This is thanks to two new literacy libraries funded by the Oil Search Foundation (OSF), in partnership with the community, churches and Buk bilong Pikinini.
Parents, children and community members from both areas spent the week “Creating a Brighter Future”. This involved the local children building “robots” to better envisage the future and constructing bridges, towers and mazes – activities designed to encourage creativity and problem solving.
For the residents of Tari, it was an opportunity to celebrate literacy in a centre that has been specifically built to promote it. An innovative learning environment that caters to 76 children under six, the Habare Literary Library was launched by OSF Chair Peter Botten in February earlier this year.
A mother of one of the students present told OSF staff member Daisy Raburabu that she herself could not read and had been using the library to further her own education, as well as her daughters’.
“Just about every day for months, now, she’s been bringing her daughter into the classroom, and then taking a seat herself, up the back. Both of them are now at the point where they can read basic one-line sentences. It’s really wonderful.”
In Kikori, meanwhile, the community has a new literary library to gather in and around over the week. Due to officially open in October, after construction was completed last month, the facility will host reading, writing and phonics classes for children aged between four and six. The whole community will also be able to use the facility during the afternoons.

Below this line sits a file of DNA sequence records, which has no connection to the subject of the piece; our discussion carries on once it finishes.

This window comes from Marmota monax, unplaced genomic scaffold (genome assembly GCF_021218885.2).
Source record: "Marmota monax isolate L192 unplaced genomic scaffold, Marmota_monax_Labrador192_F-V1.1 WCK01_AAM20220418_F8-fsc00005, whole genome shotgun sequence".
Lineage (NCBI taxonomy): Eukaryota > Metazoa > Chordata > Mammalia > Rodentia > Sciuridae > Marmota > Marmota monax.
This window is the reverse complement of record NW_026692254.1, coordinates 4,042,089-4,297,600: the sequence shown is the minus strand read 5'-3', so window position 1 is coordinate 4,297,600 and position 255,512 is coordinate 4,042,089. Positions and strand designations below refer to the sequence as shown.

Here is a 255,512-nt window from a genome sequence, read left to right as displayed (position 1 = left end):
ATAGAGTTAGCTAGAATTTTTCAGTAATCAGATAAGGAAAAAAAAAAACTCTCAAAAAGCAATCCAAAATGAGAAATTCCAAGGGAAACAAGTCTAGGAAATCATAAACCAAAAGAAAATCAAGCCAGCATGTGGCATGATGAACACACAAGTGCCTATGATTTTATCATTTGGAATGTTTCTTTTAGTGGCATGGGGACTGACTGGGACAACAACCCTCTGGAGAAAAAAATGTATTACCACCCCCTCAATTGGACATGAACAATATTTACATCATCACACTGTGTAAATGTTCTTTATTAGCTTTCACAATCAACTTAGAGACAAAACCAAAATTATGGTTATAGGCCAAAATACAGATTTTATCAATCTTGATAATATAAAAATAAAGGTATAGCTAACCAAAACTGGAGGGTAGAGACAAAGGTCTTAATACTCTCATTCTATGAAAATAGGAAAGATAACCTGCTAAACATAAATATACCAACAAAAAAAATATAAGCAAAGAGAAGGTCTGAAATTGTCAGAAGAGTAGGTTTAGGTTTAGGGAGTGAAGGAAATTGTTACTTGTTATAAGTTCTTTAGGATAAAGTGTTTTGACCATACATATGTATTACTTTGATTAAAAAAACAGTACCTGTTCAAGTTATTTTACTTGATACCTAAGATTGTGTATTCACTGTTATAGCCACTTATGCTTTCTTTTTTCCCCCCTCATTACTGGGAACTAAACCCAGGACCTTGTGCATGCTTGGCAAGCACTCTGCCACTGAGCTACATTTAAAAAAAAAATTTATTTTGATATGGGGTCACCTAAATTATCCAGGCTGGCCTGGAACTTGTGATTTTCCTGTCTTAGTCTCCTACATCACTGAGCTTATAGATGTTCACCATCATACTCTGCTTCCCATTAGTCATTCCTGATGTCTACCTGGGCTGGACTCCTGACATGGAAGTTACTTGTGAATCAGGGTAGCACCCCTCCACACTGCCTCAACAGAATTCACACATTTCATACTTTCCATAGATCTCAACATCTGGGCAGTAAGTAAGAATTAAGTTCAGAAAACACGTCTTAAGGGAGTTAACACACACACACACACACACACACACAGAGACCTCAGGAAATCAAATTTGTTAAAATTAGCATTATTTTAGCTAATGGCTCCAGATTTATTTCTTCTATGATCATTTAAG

Despite the rainy weather, the community commitment shone bright all through the week, with children, parents and community members turning out to support the robot-building activities. The children really were dreaming a brighter future as they turned their “robots” into pilots, doctors, race cars and police officers, not to mention a small human to help their parents process sago.
A local scientist helped with the robot-building, and urged all the children present to keep dreaming big. “If a little girl from Madang can become a scientist chasing her dreams in Kikori,” Ms Yolanie said, “a little Kikori child can become anything”.
OSF’s Amanda Anderson very much shares her confidence, “The community of Kikori is a huge inspiration,” she says of the parental and community efforts that have brought the libraries to life. For over a year the Kikori community and a local church ran the children’s literacy library in a temporary classroom whilst they waited for the new building, in a measure of their determination to get their children reading.
“Over the last few years, we’ve just seen so many people go above and beyond the call of duty to help these kids develop that love of learning. They absolutely realise that reading and writing are not just about doing well in school. They are tools that will equip them for life.”
“At Oil Search Foundation, we want to do absolutely everything we can to promote early childhood education,” agreed Daisy Raburabu, in Hela. “With the Australian government and the local Member of Parliament, Mr. Petrus Thomas, we are looking at opening the Fugwa Literacy library in Koroba later this year.
“Plans are also being developed to support Adult Literacy in 2020, as we believe literate adults will be more likely support and advocate for improved literacy for their children.”